“Me Him Her”
I wrote before that to have a gay best friend is an inordinate privilege not enjoyed by nearly enough people in the world. It is not to be discounted, however, that it is also an ennobling responsibility and that crucial requirements are made of the affection, loyalty, and resourcefulness of those on whom this is bestowed. Best friends bear a significant duty to one another and it is during times of challenges – such as the flurry of crises that break out when one comes face to face with his sexual orientation – that their fellowship is tested and, if it succeeds, fortified.
Dustin Milligan plays Cory, a blithe young drifter in denim shorts and with a week-old beard whom we first meet in the stall of a public bathroom, in the directorial debut of the young Hollywood local Max Landis, cheerily named Me Him Her. Cory is the best friend of Brendan (Luke Bracey), a straight-acting Hollywood superstar who finally (months after leaving college) figures out that he’s gay, and even then it’s only because he’s kissed a boy and liked it. Brendan, duly bewildered at his discovery and thoroughly puzzled as to what to do next, both personally and professionally, enlists his homie’s help and flies him to Los Angeles for support and guidance.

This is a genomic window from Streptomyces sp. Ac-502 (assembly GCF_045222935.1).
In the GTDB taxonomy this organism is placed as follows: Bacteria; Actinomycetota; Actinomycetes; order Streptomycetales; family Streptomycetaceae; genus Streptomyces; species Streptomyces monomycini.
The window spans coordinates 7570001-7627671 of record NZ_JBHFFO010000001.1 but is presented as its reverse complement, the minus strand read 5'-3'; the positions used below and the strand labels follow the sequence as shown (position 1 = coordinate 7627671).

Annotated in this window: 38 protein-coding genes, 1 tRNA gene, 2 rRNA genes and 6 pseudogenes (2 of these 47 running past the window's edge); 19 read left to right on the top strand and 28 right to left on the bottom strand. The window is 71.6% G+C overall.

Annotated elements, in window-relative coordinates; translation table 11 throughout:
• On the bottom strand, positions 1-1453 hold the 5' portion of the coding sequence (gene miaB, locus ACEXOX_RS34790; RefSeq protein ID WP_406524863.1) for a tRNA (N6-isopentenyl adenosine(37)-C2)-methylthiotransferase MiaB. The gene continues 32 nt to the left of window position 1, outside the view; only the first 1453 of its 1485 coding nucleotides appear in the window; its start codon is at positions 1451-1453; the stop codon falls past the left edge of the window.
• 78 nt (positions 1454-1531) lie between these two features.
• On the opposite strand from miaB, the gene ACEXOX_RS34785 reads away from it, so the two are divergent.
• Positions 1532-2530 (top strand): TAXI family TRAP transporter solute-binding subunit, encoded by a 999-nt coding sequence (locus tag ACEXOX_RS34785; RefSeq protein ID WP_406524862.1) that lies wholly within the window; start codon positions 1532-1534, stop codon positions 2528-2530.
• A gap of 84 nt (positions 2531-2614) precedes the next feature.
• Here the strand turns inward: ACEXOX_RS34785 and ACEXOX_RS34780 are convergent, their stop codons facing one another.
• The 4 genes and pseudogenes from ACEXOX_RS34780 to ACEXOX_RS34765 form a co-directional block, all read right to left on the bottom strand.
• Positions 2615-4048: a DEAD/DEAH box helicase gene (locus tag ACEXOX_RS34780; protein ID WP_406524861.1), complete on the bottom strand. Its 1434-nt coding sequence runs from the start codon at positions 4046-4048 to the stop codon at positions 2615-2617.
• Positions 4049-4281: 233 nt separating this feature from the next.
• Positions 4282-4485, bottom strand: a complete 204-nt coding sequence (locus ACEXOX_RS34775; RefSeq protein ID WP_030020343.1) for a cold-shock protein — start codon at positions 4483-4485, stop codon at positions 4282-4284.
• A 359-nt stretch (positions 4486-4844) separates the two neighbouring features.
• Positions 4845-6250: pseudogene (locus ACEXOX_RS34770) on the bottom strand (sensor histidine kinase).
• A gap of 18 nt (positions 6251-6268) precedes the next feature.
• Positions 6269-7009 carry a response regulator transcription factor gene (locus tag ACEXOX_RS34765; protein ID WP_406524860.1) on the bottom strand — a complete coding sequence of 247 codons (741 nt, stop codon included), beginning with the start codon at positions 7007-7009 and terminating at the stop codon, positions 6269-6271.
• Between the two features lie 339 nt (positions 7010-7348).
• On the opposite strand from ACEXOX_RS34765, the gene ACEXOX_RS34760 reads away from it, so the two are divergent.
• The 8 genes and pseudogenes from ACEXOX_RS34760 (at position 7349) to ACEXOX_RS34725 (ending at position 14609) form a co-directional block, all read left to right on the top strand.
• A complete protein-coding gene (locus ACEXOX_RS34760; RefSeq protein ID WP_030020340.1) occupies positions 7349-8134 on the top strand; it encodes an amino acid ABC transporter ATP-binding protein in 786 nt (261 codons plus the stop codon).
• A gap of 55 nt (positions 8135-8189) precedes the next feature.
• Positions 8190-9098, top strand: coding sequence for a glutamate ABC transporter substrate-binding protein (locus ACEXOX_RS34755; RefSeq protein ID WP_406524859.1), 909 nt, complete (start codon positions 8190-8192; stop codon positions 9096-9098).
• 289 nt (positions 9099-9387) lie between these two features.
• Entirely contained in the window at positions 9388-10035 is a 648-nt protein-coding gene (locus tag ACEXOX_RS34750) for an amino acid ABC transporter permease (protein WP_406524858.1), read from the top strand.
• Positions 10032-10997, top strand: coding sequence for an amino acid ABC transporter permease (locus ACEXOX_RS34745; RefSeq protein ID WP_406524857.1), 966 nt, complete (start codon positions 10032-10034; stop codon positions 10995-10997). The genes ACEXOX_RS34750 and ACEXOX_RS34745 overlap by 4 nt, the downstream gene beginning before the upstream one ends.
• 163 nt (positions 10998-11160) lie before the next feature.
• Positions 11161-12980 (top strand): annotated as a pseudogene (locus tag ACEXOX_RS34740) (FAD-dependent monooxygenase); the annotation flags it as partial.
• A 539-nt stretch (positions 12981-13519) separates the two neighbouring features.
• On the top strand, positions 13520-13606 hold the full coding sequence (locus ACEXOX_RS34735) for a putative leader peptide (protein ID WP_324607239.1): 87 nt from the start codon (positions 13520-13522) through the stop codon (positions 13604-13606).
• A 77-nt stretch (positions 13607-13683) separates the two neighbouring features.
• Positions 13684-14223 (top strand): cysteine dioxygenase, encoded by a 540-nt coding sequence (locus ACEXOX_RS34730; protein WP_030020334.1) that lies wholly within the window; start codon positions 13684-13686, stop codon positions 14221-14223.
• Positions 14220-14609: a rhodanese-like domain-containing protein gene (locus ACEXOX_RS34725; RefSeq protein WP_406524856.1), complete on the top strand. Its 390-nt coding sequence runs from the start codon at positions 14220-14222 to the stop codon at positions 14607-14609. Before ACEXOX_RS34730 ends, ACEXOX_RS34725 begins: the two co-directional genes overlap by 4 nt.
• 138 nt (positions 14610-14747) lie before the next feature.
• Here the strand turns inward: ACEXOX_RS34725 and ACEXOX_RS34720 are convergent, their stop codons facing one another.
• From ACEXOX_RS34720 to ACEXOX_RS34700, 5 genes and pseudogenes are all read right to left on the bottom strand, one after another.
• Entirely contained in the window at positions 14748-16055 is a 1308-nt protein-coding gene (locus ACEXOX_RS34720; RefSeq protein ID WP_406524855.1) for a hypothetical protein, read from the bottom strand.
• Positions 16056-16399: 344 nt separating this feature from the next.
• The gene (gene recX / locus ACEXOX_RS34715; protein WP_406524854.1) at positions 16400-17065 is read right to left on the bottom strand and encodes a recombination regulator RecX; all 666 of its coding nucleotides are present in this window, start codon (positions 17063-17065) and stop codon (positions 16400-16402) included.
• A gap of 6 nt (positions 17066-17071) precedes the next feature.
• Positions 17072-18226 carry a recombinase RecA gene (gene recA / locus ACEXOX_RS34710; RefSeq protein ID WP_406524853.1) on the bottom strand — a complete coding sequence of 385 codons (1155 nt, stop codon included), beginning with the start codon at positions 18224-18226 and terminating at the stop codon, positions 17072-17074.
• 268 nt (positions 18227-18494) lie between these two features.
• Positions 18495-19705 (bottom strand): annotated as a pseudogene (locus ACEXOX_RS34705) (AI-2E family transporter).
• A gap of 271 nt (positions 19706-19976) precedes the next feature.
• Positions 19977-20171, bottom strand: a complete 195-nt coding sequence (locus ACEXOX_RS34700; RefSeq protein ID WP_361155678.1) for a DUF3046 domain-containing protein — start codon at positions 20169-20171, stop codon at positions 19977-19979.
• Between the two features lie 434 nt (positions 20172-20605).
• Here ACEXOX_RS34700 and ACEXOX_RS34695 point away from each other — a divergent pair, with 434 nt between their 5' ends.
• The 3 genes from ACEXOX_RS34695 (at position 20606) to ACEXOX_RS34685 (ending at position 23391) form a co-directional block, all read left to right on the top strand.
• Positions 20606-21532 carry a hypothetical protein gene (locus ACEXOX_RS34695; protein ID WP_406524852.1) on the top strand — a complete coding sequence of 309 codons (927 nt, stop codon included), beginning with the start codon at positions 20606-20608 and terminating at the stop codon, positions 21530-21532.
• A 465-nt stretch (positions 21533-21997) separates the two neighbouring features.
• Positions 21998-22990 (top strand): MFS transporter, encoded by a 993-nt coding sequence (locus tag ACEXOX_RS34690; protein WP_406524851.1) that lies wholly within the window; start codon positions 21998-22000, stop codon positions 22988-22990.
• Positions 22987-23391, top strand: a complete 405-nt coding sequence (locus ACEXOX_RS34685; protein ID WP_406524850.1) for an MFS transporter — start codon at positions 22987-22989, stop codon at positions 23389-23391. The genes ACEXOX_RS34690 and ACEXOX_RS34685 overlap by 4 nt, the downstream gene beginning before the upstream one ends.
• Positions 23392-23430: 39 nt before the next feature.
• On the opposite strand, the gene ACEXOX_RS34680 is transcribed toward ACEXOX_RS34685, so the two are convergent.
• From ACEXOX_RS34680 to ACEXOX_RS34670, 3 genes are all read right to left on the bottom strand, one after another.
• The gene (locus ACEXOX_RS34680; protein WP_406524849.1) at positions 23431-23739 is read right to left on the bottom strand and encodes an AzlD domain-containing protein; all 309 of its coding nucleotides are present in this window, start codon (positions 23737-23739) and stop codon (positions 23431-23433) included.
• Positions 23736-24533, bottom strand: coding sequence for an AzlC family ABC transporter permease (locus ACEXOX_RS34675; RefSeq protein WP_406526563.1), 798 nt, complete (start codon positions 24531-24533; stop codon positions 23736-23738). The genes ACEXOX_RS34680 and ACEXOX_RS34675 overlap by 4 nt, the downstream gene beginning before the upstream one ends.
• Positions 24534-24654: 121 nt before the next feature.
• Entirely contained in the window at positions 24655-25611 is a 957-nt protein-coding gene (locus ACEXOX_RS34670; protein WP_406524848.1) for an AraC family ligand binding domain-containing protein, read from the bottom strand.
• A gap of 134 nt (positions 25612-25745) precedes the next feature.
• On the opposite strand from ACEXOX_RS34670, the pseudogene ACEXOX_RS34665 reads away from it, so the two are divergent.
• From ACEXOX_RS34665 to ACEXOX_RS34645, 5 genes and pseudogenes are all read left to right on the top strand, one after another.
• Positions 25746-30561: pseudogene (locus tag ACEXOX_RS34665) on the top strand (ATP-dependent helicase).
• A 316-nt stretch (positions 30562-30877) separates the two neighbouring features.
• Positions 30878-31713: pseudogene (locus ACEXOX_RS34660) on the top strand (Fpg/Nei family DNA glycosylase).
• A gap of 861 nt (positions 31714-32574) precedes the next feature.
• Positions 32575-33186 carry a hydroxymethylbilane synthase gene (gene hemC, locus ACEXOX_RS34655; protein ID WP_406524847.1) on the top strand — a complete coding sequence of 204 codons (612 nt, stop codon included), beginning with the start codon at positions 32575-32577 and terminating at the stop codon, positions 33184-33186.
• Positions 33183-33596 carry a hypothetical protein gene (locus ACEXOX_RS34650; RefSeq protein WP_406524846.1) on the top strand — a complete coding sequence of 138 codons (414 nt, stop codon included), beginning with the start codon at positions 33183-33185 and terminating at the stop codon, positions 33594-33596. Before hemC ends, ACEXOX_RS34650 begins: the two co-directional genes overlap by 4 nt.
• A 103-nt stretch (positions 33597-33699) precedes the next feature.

No sooner has Cory landed and piped out his first squeal of excitement, however, than he earns a cautionary behest from Brendan never to let himself wander or cut loose in Los Angeles. “L.A. is like a giant jigsaw puzzle someone forgot to assemble,” Brendan informs him; “the pieces are laid out all over the floor.” To venture into the gaps, he insists, is to place yourself in the way of significant risk. What kind of risk – physical, psychological, financial, existential, sexual – Brendan neglects to say; it seems he isn’t so sure himself. All he can tell us is that “things get weird”.